Government must support tourism

The Scottish Government must minimise the “burden of regulation and associated costs” if the tourism industry is to continue to grow.

Marc Crothall, STA
Marc Crothall, chief executive of the STA

That was the message from the Scottish Tourism Alliance (STA) as it unveiled its ‘tourism industry manifesto’ ahead of next year’s Scottish parliamentary elections.
Highlighting that tourism generates an estimated £4.4 billion a year in direct spend from overnight visitors and provides 211,200 jobs in Scotland, the document calls on government to review the current business rates model “with the aim of reducing the level of taxation”; continue to support the Small Business Bonus Scheme; reduce planning application fees; and commit to consult with the STA “prior to changes to future tourism policy, taxation or planned discussion with UK government”.
The STA also urged the next Scottish Government to “recognise the essential role of marketing Scotland” by protecting and increasing the VisitScotland marketing budget; and to “align transport policies, practice and taxation, with the industry’s tourism strategy”.
Policy positions included a call for the Scottish Government to honour its commitment to reducing Air Passenger Duty (APD) – a Westminster reserved power which is set to be devolved – by a “minimum of 50%” by April 2018 and “deliver earlier implementation if possible”.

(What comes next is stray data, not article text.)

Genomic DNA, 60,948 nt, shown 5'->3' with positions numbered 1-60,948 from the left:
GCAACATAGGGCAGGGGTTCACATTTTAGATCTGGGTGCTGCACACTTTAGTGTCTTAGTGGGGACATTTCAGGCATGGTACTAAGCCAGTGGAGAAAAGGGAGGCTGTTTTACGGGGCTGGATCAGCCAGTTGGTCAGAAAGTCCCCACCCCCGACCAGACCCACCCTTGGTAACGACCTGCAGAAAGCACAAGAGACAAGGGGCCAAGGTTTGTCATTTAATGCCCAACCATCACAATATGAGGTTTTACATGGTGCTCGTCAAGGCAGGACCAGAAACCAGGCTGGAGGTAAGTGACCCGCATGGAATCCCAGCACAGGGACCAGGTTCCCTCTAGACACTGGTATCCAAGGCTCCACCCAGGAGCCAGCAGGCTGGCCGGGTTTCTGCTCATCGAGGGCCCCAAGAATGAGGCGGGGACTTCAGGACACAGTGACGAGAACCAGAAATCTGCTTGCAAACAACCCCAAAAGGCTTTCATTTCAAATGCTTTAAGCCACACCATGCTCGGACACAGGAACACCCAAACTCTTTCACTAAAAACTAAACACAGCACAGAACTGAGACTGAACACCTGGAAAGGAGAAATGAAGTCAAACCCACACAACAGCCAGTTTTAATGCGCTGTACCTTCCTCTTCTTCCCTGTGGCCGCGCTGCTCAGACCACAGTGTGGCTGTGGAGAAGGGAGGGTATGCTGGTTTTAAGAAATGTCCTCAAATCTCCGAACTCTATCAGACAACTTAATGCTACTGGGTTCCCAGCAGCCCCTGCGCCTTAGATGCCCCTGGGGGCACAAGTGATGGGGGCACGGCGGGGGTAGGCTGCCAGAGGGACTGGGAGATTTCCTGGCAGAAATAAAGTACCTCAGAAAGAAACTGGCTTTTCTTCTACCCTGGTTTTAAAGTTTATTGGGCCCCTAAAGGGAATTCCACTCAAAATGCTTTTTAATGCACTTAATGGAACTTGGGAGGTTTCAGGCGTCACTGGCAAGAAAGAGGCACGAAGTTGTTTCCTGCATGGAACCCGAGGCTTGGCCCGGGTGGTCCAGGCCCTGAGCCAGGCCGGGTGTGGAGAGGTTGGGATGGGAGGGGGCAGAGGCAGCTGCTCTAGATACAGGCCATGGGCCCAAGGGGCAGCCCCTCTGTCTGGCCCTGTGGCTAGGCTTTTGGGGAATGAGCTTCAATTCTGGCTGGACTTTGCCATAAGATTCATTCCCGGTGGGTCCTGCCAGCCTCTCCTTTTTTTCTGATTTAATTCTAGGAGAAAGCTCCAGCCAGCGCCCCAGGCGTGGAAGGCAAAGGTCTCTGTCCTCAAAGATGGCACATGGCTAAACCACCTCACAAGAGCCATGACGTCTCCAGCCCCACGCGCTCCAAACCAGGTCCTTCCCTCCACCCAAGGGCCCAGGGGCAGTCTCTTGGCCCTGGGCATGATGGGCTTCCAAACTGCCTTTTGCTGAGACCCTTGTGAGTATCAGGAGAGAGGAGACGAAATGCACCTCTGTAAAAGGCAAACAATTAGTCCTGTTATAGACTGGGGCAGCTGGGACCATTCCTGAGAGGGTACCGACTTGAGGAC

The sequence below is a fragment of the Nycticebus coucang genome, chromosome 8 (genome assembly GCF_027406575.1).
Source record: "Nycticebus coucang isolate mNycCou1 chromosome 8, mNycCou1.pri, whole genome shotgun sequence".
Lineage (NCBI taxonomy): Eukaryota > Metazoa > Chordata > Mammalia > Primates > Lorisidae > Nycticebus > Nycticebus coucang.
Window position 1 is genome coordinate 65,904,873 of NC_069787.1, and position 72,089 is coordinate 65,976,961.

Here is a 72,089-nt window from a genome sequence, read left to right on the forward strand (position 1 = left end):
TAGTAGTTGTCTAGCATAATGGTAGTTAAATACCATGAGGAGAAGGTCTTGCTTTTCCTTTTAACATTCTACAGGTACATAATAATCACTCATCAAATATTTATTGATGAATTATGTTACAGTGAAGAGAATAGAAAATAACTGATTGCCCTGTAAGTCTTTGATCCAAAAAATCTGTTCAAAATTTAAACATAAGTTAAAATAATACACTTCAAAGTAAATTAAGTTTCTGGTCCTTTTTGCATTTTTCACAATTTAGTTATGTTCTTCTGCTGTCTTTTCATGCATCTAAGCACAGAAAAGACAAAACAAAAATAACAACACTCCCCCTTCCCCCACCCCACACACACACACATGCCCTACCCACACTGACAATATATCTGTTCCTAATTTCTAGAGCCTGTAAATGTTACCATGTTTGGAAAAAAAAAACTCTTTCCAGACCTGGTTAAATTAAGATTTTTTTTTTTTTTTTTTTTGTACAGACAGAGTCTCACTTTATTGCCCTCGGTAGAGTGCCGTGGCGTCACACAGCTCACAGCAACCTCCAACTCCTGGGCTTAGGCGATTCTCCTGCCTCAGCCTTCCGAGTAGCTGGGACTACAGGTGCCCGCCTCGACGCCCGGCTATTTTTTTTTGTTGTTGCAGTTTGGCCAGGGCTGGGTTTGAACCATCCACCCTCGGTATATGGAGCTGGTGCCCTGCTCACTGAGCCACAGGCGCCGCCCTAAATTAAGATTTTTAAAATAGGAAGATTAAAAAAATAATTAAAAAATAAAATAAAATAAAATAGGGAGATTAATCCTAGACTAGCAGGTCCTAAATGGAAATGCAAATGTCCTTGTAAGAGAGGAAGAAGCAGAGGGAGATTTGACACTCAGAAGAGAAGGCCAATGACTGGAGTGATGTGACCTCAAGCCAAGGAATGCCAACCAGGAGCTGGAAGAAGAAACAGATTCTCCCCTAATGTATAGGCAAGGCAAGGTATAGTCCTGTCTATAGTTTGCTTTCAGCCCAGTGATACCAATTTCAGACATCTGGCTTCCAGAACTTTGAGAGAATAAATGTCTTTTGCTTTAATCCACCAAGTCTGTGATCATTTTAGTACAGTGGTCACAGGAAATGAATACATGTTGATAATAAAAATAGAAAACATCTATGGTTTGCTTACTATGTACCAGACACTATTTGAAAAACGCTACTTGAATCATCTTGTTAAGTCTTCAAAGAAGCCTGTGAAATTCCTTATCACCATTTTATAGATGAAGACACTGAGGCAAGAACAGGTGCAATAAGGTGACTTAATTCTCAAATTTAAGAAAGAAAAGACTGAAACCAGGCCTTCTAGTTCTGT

The STA also called for investment to provide a “better connected transport network” including smart ticketing across the transport network.
Continued investment in Scotland’s digital infrastructure was also flagged in the manifesto, which claimed Scotland has the “worst 3G coverage in the UK” and that 46% of visitors were “unsatisfied with wi-fi availability”.
Marc Crothall, chief executive of the STA, said that although tourism “has come a long way” in recent years, “we have many challenges which prevent Scotland from being as competitive as it could or should be, all of which we have explored and highlighted in our manifesto”.
“International competition is increasingly fierce and as a small country, we need to ensure that Scotland remains attractive, accessible and affordable and offers visitors a consistently high quality experience,” said Crothall.
Stephen Leckie, chairman of the STA, added that the tourism industry is “committed to working with Scottish Government and its agencies to deliver this strategy”.